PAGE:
toxic substances as well. How can you be sure that bucket
    you got at the bakery wasn't also used to mop the floors.
    Don't risk it.

  • Remember to use a gamma seal lid and a bucket opener
    (pictured right) to make it easier to open and close your food.

Oxygen absorbers vs. silica gel packs
What's in the oxygen absorbers?
The active ingredient of oxygen absorbers is iron. Oxygen
absorbers aren't toxic ~ when you think of it many preppers cook
on iron (think
Lodge cast iron). Oxygen absorbers also include
sodium and activated charcoal.

When this charcoal gray iron powder does its job, it rusts. This
rusting creates an iron-oxide compound, which is simply a
combination of iron and oxygen. The oxygen clings to the iron,
leaving the rest of the container with nitrogen, which doesn't
have an effect on your food. (Air is a combination of 21% oxygen
and the rest is mostly nitrogen.)

There is no "dirty little secret" about oxygen absorbers.
Oxygen absorbers are not made the same as handwarmers! It's
true that handwarmers, have an iron powder in them, along with
activated charcoal and sodium chloride, but handwarmers also
include an inedible substance: vermiculite, which may be harmful.
(
Vermiculite is linked to asbestos.)

Not only do handwarmers have vermiculite, which shouldn't be
around your food, but the packets themselves are not considered
food-safe.

Are handwarmers the same as oxygen absorbers?
Now you know: they are made similarly, but they are not the
same. You should never use handwarmers in place of oxygen
absorbers, since they perform different functions. Because
vermiculite sometimes can become contaminated with asbestos,
it's not suitable for food use.

Why risk your health and why risk your valuable food storage by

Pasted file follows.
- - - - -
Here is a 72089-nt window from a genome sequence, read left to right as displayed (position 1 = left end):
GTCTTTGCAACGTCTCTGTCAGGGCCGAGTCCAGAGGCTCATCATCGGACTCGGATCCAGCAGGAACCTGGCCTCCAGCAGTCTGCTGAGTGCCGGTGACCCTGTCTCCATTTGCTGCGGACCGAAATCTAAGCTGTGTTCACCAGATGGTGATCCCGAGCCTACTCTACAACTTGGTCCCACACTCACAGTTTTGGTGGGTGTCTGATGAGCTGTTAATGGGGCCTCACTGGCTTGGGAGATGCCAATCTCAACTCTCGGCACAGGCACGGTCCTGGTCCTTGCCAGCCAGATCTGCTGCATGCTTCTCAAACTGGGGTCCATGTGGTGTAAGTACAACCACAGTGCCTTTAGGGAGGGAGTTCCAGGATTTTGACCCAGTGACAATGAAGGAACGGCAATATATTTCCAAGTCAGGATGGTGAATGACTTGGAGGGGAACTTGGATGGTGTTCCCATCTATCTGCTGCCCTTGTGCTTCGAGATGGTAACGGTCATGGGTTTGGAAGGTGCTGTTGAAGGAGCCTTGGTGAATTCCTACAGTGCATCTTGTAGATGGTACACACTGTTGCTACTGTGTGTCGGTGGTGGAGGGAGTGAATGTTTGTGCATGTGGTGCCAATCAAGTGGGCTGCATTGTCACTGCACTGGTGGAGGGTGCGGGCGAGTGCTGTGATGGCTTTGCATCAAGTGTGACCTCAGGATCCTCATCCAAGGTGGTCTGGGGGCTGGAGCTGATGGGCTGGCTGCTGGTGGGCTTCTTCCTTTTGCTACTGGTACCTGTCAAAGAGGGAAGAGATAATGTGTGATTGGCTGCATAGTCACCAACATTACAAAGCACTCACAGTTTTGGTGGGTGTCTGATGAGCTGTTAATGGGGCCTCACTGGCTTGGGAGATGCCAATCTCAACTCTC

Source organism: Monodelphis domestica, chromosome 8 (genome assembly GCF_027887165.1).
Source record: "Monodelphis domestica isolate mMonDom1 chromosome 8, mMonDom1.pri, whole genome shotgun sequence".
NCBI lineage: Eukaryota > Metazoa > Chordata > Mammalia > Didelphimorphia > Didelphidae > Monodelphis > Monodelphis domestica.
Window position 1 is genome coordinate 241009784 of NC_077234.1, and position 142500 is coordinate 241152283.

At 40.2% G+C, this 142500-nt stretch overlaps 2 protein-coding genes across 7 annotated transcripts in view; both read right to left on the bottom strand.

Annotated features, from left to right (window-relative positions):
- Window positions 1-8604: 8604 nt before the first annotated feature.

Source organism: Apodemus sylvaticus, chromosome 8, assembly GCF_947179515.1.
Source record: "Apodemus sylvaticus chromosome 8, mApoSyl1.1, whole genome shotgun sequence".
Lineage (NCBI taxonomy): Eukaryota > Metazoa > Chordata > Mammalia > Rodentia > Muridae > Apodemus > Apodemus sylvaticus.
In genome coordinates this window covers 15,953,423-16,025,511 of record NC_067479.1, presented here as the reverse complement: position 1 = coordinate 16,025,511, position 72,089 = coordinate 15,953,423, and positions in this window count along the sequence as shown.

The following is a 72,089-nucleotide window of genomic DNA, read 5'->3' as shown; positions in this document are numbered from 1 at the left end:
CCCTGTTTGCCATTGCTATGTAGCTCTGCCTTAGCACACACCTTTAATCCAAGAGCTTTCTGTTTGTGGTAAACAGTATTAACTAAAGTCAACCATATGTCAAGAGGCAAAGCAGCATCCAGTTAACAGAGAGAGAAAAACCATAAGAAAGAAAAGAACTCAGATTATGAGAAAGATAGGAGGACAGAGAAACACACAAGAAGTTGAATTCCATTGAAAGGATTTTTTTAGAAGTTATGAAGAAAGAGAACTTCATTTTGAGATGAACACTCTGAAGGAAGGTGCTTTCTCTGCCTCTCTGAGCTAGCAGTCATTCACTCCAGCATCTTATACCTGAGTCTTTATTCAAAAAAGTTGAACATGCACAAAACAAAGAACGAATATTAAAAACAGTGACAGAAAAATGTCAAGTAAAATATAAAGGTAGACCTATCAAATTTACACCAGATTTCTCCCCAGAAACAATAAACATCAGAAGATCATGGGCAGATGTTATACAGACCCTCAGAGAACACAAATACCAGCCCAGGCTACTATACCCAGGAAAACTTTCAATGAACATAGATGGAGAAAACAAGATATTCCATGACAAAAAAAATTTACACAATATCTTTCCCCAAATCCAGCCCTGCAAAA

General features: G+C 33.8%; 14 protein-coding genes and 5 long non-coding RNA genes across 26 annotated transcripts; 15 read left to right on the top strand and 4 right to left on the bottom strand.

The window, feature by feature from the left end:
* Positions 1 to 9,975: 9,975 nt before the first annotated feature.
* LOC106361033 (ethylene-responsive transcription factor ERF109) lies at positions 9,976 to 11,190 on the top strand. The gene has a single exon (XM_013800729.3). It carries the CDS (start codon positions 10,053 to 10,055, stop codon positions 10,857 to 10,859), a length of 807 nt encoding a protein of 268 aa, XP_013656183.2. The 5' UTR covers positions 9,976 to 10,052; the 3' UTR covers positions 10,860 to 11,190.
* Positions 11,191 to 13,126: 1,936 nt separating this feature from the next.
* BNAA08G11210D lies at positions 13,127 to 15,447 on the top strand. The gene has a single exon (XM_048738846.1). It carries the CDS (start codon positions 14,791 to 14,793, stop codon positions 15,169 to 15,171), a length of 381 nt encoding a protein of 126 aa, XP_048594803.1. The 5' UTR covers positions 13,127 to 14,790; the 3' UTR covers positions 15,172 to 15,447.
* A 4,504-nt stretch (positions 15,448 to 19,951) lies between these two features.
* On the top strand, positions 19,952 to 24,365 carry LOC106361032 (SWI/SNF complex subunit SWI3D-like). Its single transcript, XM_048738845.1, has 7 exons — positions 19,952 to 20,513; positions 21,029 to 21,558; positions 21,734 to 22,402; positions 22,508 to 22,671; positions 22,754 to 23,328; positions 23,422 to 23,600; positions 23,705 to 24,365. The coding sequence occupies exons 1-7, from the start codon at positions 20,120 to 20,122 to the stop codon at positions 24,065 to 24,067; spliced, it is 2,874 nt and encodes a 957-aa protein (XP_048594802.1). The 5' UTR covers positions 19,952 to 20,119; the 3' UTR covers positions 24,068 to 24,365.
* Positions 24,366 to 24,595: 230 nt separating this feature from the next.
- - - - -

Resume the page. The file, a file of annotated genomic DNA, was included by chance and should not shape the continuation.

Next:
being cheap on your oxygen absorbers? Don't skimp! Oxygen
absorbers are food-safe, vermiculite free, and ideal for food
storage. These hard working little oxygen absorber packets keep
oxygen in check to lock-in freshness and lock-out microorganisms,
insects and even moisture.
Do you know the difference between a desiccant, and
an oxygen absorber
?  
A desiccant removes the moisture and an oxygen absorbs
removes the oxygen! Use a desiccant for your firearms storage (
e.
g.
, in a gun safe); and use an oxygen absorber for your food
storage. It's that simple. Now you know.

What's the difference between deoxidizers, oxygen absorbers,
silica gel packets and deoxidizers?

  • Deoxidizers: The purpose of deoxidizers is to remove
    oxygen during manufacturing, but preppers often mistakenly
    believe they are for stabilization during storage. They are
    useless by the time you get them. Do not re-use.

  • Oxygen absorbers: Non-toxic powdered iron in food-safe
    packets. Oxy-Sorb helps retain fresh-roasted flavor of coffee
    and nuts, as well as prevents oxidation of spice oleoresins
    present in spices themselves and in seasoned foods. Ideal
    for nuts because it prevents oxidation of vitamins a, c and e
    and significantly improves keeping qualities of
    polyunsaturated fats and oils. Use with gas flushing/vacuum